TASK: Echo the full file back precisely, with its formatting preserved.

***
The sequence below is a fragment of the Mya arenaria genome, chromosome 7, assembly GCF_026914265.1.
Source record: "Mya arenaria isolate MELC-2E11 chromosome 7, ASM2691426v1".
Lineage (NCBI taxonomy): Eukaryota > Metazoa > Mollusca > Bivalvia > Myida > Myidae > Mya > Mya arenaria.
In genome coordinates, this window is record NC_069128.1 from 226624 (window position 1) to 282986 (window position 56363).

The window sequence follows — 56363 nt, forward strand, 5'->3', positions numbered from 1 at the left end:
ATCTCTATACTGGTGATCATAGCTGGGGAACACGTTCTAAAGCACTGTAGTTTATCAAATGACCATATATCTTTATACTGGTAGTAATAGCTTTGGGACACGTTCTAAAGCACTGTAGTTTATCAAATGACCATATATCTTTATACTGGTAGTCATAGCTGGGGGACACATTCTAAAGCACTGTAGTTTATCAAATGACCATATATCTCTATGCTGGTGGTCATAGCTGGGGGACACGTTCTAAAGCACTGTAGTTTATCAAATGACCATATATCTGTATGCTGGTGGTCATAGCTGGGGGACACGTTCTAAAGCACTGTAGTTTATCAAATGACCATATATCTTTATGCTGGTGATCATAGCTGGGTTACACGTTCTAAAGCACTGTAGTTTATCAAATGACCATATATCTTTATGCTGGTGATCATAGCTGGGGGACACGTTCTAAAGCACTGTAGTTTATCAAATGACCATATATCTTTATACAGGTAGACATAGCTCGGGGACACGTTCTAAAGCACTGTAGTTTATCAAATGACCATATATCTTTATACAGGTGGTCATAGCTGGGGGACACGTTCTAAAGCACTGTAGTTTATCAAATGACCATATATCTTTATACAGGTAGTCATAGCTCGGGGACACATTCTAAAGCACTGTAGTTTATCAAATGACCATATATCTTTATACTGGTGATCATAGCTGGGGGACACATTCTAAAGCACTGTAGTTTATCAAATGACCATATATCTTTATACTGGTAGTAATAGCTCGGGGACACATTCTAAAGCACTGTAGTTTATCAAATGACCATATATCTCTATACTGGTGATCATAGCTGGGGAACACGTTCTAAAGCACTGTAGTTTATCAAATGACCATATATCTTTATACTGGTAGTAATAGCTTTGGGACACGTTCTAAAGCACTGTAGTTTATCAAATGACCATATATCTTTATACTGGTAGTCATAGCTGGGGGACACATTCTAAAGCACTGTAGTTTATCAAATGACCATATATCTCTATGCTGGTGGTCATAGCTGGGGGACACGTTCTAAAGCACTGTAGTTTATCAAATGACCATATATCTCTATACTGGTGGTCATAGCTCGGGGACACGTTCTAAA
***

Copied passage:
The sequence below is a fragment of the Mya arenaria genome, chromosome 7, assembly GCF_026914265.1.
Source record: "Mya arenaria isolate MELC-2E11 chromosome 7, ASM2691426v1".
Lineage (NCBI taxonomy): Eukaryota > Metazoa > Mollusca > Bivalvia > Myida > Myidae > Mya > Mya arenaria.
In genome coordinates, this window is record NC_069128.1 from 226624 (window position 1) to 282986 (window position 56363).

The window sequence follows — 56363 nt, forward strand, 5'->3', positions numbered from 1 at the left end:
ATCTCTATACTGGTGATCATAGCTGGGGAACACGTTCTAAAGCACTGTAGTTTATCAAATGACCATATATCTTTATACTGGTAGTAATAGCTTTGGGACACGTTCTAAAGCACTGTAGTTTATCAAATGACCATATATCTTTATACTGGTAGTCATAGCTGGGGGACACATTCTAAAGCACTGTAGTTTATCAAATGACCATATATCTCTATGCTGGTGGTCATAGCTGGGGGACACGTTCTAAAGCACTGTAGTTTATCAAATGACCATATATCTGTATGCTGGTGGTCATAGCTGGGGGACACGTTCTAAAGCACTGTAGTTTATCAAATGACCATATATCTTTATGCTGGTGATCATAGCTGGGTTACACGTTCTAAAGCACTGTAGTTTATCAAATGACCATATATCTTTATGCTGGTGATCATAGCTGGGGGACACGTTCTAAAGCACTGTAGTTTATCAAATGACCATATATCTTTATACAGGTAGACATAGCTCGGGGACACGTTCTAAAGCACTGTAGTTTATCAAATGACCATATATCTTTATACAGGTGGTCATAGCTGGGGGACACGTTCTAAAGCACTGTAGTTTATCAAATGACCATATATCTTTATACAGGTAGTCATAGCTCGGGGACACATTCTAAAGCACTGTAGTTTATCAAATGACCATATATCTTTATACTGGTGATCATAGCTGGGGGACACATTCTAAAGCACTGTAGTTTATCAAATGACCATATATCTTTATACTGGTAGTAATAGCTCGGGGACACATTCTAAAGCACTGTAGTTTATCAAATGACCATATATCTCTATACTGGTGATCATAGCTGGGGAACACGTTCTAAAGCACTGTAGTTTATCAAATGACCATATATCTTTATACTGGTAGTAATAGCTTTGGGACACGTTCTAAAGCACTGTAGTTTATCAAATGACCATATATCTTTATACTGGTAGTCATAGCTGGGGGACACATTCTAAAGCACTGTAGTTTATCAAATGACCATATATCTCTATGCTGGTGGTCATAGCTGGGGGACACGTTCTAAAGCACTGTAGTTTATCAAATGACCATATATCTCTATACTGGTGGTCATAGCTCGGGGACACGTTCTAAA